Some time ago, I read the statement that the sample rate of a DAC is set by the audio file that you play. It then occurred to me, that this is – sort of – wrong. Let me explain why, using a turntable for comparison.

The turntable speed is set by you, after you looked at the label on the record (or the size..). You can put on a single, and play that “file” at LP speed. With digital audio, it’s the same. Set the DAC to 44.1 sample rate, and feed it a 96 kHz file. The DAC will process 44.100 samples per second, thus taking 2 seconds to play one second of the 96 kHz file. There’s one big difference compared to the turntable: the 96 kHz file identifies itself as such, forcing the DAC to switch to the corresponding sample rate. It’s like an automatic turntable, that detects a single and switches to 45 RPM all by it self.

There might be a (very) small difference in speed between DAC and file sample rate. With the turntable, you can correct this, remember the stroboscope? With digital audio, the DAC might run at 44.102 kHz, playing a 44.100 kHz file. It’s unlikely that you will hear this. Note that when using S/PDIF style audio streams, the DAC follows the stream embedded clock. But somewhere this S/PDIF stream is created. And there the DAC sample rate is set.

When Logitech Media Server is playing a file, Squeezelite receives a TCP data stream, and sends it to the ALSA interface that reads the samples, all clocked by the audio hardware. The timing of the TCP stream does not impact audio playback, only the ALSA driver and audio hardware.

I found it hard to find the actual sample rate of my USB audio interface. The below command shows the current audio interface setting. On the turntable, this would be the speed switch, set to 45 RPM for example. This does not mean that the record is playing at exactly 45 RPM.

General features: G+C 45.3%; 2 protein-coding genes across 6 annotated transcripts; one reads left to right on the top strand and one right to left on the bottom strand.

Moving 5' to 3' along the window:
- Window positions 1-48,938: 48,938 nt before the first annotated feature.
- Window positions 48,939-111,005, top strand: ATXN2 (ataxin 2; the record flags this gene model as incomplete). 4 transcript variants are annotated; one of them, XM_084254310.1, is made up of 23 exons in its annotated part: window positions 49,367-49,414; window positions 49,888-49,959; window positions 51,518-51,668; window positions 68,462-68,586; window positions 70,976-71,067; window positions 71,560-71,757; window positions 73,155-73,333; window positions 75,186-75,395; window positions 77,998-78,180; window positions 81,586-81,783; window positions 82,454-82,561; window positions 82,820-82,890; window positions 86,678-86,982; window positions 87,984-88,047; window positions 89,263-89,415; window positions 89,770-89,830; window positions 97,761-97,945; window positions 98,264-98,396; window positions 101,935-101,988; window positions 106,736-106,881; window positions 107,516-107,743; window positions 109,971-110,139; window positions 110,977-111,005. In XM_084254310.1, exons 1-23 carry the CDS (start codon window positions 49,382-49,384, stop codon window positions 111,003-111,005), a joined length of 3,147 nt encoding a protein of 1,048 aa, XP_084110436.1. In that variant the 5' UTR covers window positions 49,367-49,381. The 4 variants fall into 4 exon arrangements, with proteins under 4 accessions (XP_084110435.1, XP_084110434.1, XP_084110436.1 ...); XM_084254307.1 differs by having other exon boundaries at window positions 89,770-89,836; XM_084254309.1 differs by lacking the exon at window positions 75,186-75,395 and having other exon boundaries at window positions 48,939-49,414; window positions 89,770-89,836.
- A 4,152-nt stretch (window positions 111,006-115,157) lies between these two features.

debian@beaglebone:/proc/asound/card1/pcm0p/sub0$ cat hw_params 
 format: S32_LE
 subformat: STD
 channels: 2
 rate: 44100 (44100/1)
 period_size: 441
 buffer_size: 1764

The command below shows the actual sample rate that the USB audio interface reports back to the ALSA driver. More precise: “Every few milliseconds the average sample rate over the last period is reported back as a 16.16 bit fixed point number”, as described in detail here. In our case, the interface is 2 Hz slower, measured against the PC clock. Like the stroboscope on the turntable, that measures the platter speed against 50Hz mains frequency, is turning left (or right ?).

debian@beaglebone:/proc/asound/card1$ cat stream0 
 Singxer USB Audio 2.0(SU1) at usb-musb-hdrc.1-1, high speed : USB Audio
   Status: Running
     Interface = 1
     Altset = 1
     Packet Size = 72
     Momentary freq = 44098 Hz (0x5.8320)
     Feedback Format = 16.16

USB audio data is transferred using USB isochronous transfer mode. Each frame contains 1024 bytes and a CRC checksum. There is no resend mechanism. So, data corrupted, frame dropped. Yes, bits are bits and USB cable quality has no impact on audio. Sure… so then why CRC and resend exists? Because bits are “implemented” as analog voltages, susceptible to noise and bad contacts, just like any other analog signal. TCP has CRC and resends, SATA has CRC and recovery mechanisms as well. But for real-time applications, resend is considered a bad thing.

How about internet radio streams? Well, let’s take the sample rate of 44.098 kHz. This translates to about 4 seconds per 100.000 seconds error. Or roughly 1 second per day. Assuming a 3 second buffer for the stream data, the buffer runs out after 3 days streaming. Then you will get a “tick” and the stream is aligned again. Not really an issue for most. The only way to avoid this, is sample rate conversion, correcting the 40ppm error. Good that Squeezelite does not do SRC..










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